The same is usually true of the stack pointer, the most common exception being while outgoing arguments are being stacked before a call. Once anything is pushed onto the stack, all SP-relative local frame offsets change. It's much more convenient for compilers in particular to use an FP with unchanging offsets.
> The FP is set to a fixed value within > the stack frame, often just past the last passed argument. > > Here is an image I found that may be useful. ... > http://www.cs.purdue.edu/homes/hosking/502/spim/node23.html
Here's how I diagram the conventional PDP-11 stack layout. | | higher addresses +---------------+ | argN | | ... | | arg0 | <- FP+4 +---------------+ | link reg | <- FP+2 = SP after JSR +===============+ | saved FP | <- FP after prologue +---------------+ / | locals | <- FP-2 framesize \ | ... | +---------------+ | saved regs | | ... | <- SP after prologue +---------------+ | | lower addresses Note that local function arguments are at positive offsets from FP, local variables are at negative offsets. Also note that the frame pointer itself is among the callee-saved registers. See here for a survey of subroutine linkage conventions: http://www.cs.clemson.edu/~mark/subroutines.html http://www.cs.clemson.edu/~mark/subroutines/pdp11.html (PDP-11 specific) and here http://cm.bell-labs.com/cm/cs/who/dmr/clcs.html (original PDP-11 C) --Toby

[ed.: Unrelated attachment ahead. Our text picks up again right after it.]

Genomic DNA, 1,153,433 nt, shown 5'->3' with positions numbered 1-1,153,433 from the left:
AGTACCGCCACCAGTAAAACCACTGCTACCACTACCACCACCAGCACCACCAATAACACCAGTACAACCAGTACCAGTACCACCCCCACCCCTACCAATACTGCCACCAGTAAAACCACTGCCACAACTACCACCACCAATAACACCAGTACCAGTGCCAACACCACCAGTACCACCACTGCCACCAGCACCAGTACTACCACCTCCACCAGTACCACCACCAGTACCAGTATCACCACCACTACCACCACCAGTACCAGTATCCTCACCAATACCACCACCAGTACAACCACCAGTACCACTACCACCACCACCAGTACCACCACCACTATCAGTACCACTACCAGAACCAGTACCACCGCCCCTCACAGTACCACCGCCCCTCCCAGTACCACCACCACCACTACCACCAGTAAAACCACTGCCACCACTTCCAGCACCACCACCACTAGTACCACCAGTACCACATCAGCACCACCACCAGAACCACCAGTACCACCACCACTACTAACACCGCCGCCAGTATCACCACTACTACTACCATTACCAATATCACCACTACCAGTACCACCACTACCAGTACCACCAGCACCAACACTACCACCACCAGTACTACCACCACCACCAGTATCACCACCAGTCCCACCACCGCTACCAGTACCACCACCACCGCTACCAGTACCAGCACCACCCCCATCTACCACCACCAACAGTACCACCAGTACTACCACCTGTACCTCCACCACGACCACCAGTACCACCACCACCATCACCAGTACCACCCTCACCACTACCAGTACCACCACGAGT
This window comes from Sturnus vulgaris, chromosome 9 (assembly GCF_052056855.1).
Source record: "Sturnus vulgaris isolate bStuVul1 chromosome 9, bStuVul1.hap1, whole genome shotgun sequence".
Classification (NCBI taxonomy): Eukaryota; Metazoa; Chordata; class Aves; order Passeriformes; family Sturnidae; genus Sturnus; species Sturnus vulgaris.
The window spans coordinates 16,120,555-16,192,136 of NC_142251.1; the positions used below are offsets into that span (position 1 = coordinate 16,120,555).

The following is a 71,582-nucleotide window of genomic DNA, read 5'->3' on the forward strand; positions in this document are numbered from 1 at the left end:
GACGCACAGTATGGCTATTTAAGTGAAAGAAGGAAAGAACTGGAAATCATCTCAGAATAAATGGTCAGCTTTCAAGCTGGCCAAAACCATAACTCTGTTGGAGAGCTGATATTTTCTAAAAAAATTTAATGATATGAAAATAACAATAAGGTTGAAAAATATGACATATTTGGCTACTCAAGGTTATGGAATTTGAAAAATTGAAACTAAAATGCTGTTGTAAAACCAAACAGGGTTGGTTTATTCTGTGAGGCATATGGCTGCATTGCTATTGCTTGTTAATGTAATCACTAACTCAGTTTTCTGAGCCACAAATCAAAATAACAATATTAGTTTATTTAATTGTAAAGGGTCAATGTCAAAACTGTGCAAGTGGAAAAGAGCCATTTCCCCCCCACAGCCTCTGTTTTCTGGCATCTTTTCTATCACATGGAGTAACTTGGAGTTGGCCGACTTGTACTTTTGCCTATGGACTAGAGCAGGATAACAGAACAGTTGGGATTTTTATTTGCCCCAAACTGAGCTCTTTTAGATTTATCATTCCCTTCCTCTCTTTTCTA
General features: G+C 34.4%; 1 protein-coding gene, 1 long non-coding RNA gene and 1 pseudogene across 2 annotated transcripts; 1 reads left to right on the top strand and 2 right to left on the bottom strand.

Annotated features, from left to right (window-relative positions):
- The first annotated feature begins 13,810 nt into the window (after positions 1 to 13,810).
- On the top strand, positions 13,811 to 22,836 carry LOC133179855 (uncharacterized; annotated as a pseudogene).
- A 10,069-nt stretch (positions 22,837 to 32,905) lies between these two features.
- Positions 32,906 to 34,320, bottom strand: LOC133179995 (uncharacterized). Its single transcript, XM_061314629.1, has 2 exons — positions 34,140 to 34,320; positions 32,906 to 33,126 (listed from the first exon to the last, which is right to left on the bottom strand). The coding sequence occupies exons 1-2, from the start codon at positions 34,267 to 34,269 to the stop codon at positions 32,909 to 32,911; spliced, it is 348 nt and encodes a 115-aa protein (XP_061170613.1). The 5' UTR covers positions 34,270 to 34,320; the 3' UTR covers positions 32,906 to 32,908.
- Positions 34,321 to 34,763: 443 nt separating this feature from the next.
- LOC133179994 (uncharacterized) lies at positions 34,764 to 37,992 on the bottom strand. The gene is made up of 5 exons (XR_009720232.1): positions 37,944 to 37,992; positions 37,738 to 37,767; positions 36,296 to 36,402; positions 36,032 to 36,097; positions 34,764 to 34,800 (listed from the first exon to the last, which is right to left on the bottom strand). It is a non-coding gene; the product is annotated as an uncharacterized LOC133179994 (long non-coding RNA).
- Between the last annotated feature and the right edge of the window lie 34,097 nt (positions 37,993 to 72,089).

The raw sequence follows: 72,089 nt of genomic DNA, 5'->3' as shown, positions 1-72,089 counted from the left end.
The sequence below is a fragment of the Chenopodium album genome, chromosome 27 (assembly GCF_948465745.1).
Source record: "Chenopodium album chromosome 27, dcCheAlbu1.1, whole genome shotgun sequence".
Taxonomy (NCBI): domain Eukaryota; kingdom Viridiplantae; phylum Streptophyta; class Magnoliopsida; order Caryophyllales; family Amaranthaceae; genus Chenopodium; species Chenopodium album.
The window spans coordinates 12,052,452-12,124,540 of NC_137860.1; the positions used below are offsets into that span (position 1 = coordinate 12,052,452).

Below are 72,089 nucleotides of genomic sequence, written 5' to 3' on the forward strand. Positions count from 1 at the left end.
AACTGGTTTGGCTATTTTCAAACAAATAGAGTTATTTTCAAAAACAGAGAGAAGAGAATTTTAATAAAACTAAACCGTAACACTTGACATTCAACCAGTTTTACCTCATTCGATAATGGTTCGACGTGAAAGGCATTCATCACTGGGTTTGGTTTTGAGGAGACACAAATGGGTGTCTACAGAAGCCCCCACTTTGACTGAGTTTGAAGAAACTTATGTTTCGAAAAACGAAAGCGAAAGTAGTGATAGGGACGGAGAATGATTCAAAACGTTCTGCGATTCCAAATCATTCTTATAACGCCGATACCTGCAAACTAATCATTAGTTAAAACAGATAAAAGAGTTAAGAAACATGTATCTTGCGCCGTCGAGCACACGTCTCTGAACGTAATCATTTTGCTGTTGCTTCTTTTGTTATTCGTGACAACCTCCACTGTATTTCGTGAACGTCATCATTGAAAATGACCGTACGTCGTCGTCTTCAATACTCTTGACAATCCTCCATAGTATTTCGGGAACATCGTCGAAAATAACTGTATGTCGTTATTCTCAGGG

On 4 Jul 2005 00:53:06 -0700, "toby" <toby@telegraphics.com.au> wrote:

> > >Dave Hansen wrote:
[...]
>> No. The stack pointer operates on the stack. The frame pointer >> operates on the frame. Very often, the frame is located in the stack, >> but it ain't necessarily so. > >Care to name a counterexample?